Increasing seismicity in the U. S. midcontinent: Implications for earthquake hazard

The Leading Edge
By: , and 

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Abstract

Earthquake activity in parts of the central United States has increased dramatically in recent years. The space-time distribution of the increased seismicity, as well as numerous published case studies, indicates that the increase is of anthropogenic origin, principally driven by injection of wastewater coproduced with oil and gas from tight formations. Enhanced oil recovery and long-term production also contribute to seismicity at a few locations. Preliminary hazard models indicate that areas experiencing the highest rate of earthquakes in 2014 have a short-term (one-year) hazard comparable to or higher than the hazard in the source region of tectonic earthquakes in the New Madrid and Charleston seismic zones.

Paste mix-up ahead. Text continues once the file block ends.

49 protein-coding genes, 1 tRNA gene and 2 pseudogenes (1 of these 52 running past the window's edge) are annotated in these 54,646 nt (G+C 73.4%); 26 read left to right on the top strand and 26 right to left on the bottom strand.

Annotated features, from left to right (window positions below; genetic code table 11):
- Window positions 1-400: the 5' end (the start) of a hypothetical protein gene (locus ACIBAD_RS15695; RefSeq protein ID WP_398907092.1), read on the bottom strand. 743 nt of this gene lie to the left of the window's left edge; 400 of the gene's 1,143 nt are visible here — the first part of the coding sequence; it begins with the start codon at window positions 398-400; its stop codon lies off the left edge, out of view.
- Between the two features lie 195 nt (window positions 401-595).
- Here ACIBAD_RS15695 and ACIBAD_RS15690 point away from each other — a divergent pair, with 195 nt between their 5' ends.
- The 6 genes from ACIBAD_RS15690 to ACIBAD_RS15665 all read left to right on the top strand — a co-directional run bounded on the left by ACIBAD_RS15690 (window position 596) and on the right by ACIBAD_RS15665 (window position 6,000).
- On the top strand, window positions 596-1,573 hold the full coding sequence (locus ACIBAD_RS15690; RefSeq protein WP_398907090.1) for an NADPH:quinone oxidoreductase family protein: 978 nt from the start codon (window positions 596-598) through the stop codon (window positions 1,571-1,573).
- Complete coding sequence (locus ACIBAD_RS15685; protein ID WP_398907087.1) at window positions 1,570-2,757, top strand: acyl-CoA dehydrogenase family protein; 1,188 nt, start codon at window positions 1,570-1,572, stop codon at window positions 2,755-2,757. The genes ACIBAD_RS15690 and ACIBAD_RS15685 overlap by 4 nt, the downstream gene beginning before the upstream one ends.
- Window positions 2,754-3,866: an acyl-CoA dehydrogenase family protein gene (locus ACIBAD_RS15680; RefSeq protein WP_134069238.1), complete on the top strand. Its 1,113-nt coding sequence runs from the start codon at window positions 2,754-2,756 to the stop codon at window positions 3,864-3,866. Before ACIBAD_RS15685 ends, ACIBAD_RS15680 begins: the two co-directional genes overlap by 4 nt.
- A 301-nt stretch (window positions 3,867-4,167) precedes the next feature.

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Additional publication details

Publication type Article
Publication Subtype Journal Article
Title Increasing seismicity in the U. S. midcontinent: Implications for earthquake hazard
Series title The Leading Edge
DOI 10.1190/tle34060618.1
Volume 34
Issue 6
Year Published 2015
Language English
Publisher Society of Exploration Geophysicists
Publisher location Tulsa, OK
Contributing office(s) Earthquake Science Center
Description 7 p.
First page 618
Last page 626
Country United States